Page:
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Re: st: 9999, matching data, fixed effect probit etc...

From   "Le Wang" <>
Subject   Re: st: 9999, matching data, fixed effect probit etc...
Date   Sat, 25 Nov 2006 01:26:35 -0600

My thoughts on the questions.

(1a) IPUMS-USA creates some routines that construct the family
interrelationship variables. You can check it out.

(1b) I think your expectation that husband and wife will give the same
answer is wrong. They are not necessarily the first partner for each

(3) I guess that you have three variables: var2, sex, year of birth.
If so, I think you should calculate mean of each category by female
and year of birth, which will be more meaningful.

(4) Follow Nick's suggestion.

Hope it helps.

On 11/24/06, Nick Cox <> wrote:
Nirina F. had problems sending this to the list.
I edited slightly using the -cmdname- convention.


-----Original Message-----

I have a few questions:

1- How do I create husband and wife variable in my data where
I have data on marital status, line number of respondent in
the household, the sex, etc..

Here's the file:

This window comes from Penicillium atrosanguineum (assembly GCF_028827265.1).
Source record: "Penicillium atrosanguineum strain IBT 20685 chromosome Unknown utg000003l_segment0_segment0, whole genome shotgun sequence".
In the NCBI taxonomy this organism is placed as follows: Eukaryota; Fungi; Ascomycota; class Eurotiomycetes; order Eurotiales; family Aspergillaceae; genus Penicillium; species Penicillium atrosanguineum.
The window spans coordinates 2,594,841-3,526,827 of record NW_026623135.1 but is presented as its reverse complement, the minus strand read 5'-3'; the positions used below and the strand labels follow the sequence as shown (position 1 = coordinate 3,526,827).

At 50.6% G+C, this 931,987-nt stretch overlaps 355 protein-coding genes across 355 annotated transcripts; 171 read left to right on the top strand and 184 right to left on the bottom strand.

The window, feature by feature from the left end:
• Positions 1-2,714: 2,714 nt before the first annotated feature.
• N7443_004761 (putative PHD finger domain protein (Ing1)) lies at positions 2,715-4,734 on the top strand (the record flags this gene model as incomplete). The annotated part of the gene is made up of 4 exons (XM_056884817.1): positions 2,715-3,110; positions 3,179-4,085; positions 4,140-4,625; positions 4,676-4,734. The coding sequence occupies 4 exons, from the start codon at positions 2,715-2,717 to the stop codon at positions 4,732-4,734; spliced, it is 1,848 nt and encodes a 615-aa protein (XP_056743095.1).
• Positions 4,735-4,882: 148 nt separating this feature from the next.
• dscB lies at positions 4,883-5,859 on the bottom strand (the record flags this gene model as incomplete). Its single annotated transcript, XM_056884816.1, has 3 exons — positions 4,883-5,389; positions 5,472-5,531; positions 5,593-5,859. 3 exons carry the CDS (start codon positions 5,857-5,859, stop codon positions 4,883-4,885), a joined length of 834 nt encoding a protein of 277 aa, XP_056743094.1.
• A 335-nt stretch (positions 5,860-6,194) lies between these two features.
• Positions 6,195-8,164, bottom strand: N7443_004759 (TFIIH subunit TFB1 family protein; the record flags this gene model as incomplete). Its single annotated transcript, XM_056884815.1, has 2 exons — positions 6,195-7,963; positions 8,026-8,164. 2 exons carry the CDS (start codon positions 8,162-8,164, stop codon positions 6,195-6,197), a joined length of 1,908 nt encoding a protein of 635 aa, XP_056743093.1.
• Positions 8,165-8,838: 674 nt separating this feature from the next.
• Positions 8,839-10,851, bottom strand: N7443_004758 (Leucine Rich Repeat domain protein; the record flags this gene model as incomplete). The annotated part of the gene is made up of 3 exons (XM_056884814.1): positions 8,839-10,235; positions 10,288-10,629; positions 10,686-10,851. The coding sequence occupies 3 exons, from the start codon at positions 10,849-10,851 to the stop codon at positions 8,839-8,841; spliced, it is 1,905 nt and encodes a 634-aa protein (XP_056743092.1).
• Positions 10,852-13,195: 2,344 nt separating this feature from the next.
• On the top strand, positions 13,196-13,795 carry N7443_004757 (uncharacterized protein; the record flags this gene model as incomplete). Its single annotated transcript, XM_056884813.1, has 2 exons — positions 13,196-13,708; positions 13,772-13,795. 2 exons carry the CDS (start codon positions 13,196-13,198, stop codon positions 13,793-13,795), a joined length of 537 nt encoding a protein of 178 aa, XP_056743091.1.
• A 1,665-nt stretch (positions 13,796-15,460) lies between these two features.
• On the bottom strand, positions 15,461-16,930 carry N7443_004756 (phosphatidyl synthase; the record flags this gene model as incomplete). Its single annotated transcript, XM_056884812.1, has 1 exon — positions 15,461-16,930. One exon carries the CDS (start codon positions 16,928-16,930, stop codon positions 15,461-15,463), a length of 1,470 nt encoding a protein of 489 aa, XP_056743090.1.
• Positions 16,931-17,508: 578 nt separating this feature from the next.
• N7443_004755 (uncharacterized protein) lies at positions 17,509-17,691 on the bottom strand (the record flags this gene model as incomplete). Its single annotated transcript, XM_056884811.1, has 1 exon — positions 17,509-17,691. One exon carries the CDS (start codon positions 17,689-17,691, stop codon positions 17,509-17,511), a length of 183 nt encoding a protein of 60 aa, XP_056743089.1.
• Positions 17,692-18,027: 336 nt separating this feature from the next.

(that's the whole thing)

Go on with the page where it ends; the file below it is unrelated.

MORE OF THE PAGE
Then  when I have identified the husband and wife, how do I test
whether they gave the same answer on the question of number of
kids they have. This is basically to test whether there was mistake in the data.

2- var2 is categorical having 4 answers,sex, year of birth.
Plot var2 on y axis, and year of birth on x axis but only for
female. I tried -tw histogram- but it doesn't give the graph
I would like to get.

3- I have the following:
year of birth: 4 digits
year of current marriage with 4 digit years but when respondent
don't know or for other reasons, they can respond to 9999
 so now, if I would like to calculate age at marriage, I get
for example 8069 (9999-1930)  for people having responded 9999
for the question year of current marriage.

Could you suggest me please how I can transform this into
meaningful values or anything else?

4- does anyone know how to do -probit- with fixed effect? it seems
that the estimates will be inconsistent so has anyone found a
way of getting away from the incidental parameter problem?

Thank you very much in advance.

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Le Wang, Ph.D.
Minnesota Population Center
University of Minnesota
(o) 612-624-5818
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